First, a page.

The upside of downtime

It's no wonder 8 is the traditional number of daily hours to work (I know many of us end up doing many more, and not necessarily by day), but also the ideal number, give or take, to have a good night sleep.

Given the fact any single day has 24 hours, that leaves another 8 hours to wrap it up. What to do? Ideally, that's your free time. Hobby time. Family time. Friends time. Unfortunately, more often than not we're consuming that time to compensate for the misuse of the other parts of our day. Meaning, we're working extra hours and perhaps sleeping more because we're always so tired (specially on weekends). Meaning, free time is often underrated.

"I've been busy" is more often looked at as a compliment than a fact that needs some kind of fixing. We're asked to be entrepreneurs, to leave our comfort zones but no one ever told we also need our rest to properly do this function. It's just like saying "no" so you can properly deliver on "yes".

The internet has higher and higher demand to never have downtime. If Facebook goes down, we sigh. If Gmail goes down, we twitch. If we see a Fail Whale, OMFG (and don't get me started on router downtime). But that doesn't mean us humans should behave that same way. We're living a time of "always on", where permanent connection is the paradigm, but we've got to learn to better respect our own downtime, the time where we dedicate ourselves to lighter activities, such as watching a movie, sketching or simply walking in the park.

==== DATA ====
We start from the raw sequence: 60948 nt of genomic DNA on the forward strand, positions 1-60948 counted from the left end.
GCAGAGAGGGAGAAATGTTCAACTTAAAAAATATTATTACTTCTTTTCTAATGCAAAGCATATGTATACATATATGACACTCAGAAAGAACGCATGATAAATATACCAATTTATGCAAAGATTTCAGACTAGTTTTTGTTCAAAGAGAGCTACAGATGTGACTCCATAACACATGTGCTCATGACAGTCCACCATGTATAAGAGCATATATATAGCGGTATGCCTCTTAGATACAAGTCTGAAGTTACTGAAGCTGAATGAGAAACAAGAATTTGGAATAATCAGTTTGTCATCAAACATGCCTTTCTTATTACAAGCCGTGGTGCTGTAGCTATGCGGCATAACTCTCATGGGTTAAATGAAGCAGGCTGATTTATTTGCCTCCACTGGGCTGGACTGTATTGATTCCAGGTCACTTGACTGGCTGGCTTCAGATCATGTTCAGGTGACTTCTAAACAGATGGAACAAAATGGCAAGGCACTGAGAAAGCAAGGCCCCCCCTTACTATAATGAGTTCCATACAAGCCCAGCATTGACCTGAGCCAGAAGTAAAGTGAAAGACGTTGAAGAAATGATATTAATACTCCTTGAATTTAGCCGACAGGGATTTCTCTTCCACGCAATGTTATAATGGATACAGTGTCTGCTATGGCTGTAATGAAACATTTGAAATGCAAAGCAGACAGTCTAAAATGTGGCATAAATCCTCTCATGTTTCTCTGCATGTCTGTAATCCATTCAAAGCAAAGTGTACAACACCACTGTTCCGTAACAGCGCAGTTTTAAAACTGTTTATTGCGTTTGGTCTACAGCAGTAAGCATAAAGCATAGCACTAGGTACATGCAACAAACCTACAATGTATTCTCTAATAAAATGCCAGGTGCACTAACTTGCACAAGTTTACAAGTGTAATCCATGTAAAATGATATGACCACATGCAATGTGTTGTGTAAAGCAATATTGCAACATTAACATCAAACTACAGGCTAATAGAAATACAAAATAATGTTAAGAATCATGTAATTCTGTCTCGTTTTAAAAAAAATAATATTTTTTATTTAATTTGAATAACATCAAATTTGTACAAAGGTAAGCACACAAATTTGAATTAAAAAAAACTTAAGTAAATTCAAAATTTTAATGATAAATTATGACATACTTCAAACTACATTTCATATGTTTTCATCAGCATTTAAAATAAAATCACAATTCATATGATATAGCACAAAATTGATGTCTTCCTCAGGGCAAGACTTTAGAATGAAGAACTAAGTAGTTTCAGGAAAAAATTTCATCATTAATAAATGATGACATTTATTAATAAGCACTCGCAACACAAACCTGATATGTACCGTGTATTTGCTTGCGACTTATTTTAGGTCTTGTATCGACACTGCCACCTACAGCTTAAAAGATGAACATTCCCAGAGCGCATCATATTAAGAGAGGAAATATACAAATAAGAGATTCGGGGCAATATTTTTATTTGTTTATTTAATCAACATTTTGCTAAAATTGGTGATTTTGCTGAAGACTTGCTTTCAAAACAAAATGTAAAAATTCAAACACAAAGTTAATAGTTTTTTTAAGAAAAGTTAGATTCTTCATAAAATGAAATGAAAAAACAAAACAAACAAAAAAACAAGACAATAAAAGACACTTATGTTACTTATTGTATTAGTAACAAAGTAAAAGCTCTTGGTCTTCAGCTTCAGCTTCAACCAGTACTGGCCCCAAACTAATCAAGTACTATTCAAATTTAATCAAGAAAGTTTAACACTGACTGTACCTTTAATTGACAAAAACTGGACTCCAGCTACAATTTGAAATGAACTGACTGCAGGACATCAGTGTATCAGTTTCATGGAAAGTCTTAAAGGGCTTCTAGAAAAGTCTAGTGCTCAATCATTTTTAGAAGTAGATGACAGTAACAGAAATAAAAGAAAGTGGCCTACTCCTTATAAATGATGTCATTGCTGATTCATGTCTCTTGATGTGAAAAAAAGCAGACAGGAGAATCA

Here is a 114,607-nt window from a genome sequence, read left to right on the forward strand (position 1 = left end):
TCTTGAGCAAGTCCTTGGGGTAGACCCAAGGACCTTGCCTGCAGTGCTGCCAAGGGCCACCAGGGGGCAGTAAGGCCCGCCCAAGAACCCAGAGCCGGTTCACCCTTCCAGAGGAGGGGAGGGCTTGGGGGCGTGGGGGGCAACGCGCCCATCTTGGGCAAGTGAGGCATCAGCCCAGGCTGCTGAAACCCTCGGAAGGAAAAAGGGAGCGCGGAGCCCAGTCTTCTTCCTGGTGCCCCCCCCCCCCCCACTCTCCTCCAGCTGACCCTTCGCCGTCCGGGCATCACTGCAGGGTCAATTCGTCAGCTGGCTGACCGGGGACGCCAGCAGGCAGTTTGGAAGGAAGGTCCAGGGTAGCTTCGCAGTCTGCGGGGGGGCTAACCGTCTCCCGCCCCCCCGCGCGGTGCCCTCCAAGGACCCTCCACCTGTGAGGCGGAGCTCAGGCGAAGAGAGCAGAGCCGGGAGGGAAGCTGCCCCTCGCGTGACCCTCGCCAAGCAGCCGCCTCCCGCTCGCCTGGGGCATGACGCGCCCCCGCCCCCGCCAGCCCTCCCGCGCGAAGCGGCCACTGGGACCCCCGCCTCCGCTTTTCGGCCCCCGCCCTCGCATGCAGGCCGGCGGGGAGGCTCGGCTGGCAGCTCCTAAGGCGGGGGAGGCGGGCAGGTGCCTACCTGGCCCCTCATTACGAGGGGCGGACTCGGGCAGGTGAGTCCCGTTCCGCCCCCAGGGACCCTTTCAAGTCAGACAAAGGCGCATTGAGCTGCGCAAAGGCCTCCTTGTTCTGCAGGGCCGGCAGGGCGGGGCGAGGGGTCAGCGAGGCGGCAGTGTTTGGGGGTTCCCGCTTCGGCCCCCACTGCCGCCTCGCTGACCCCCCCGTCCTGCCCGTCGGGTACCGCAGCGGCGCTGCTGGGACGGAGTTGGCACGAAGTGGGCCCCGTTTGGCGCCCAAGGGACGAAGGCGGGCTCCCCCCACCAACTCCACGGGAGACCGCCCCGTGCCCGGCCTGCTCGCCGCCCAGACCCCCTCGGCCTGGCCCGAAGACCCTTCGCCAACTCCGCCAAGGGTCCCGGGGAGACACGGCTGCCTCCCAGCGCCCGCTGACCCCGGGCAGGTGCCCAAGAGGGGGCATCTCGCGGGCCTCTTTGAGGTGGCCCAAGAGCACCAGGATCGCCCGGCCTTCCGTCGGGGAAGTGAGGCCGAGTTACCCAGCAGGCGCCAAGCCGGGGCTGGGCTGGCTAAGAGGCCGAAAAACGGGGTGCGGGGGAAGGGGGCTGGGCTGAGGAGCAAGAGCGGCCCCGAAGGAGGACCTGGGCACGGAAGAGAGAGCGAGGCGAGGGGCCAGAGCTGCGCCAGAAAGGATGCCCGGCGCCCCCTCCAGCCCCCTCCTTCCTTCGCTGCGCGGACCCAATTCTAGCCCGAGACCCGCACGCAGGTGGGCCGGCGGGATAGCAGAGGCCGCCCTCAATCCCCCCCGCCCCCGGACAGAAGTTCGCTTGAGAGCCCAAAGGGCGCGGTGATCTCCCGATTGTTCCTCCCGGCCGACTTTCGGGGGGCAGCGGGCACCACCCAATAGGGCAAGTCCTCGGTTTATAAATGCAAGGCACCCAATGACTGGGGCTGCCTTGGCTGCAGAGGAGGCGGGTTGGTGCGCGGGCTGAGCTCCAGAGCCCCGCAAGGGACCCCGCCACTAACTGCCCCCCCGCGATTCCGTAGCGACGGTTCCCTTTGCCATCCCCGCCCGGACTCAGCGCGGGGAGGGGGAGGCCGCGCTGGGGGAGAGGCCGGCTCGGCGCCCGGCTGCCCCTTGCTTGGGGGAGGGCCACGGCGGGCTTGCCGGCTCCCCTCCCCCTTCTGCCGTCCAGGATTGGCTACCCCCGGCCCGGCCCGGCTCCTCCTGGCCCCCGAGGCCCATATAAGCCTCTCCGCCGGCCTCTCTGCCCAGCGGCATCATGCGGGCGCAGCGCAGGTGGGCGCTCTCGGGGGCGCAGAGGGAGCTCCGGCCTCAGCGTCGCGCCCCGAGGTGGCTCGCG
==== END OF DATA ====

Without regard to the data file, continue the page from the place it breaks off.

If our ideas had a way of expressing themselves, they'd probably say they need more time. Not more time to think, but actually more time to stop thinking, which is actually a necessary step in the creative process. James Webb Young wrote a book where he puts it much better than I ever will.

The way I see it, "always on" can end up being a idea killer. And downtime can actually help you achieve mental stability to produce your best work when production time arrives.

Oh, and I stand corrected — ideas actually do have a way to express themselves regarding this issue. They just do it by showing you the solution when you least expect. Do you know that moment when you're doing something totally non-work related (showering, driving, reading a light book) and the solution just pops in your head? Some call it the "eureka moment". But it really is a form of downtime, or is it not?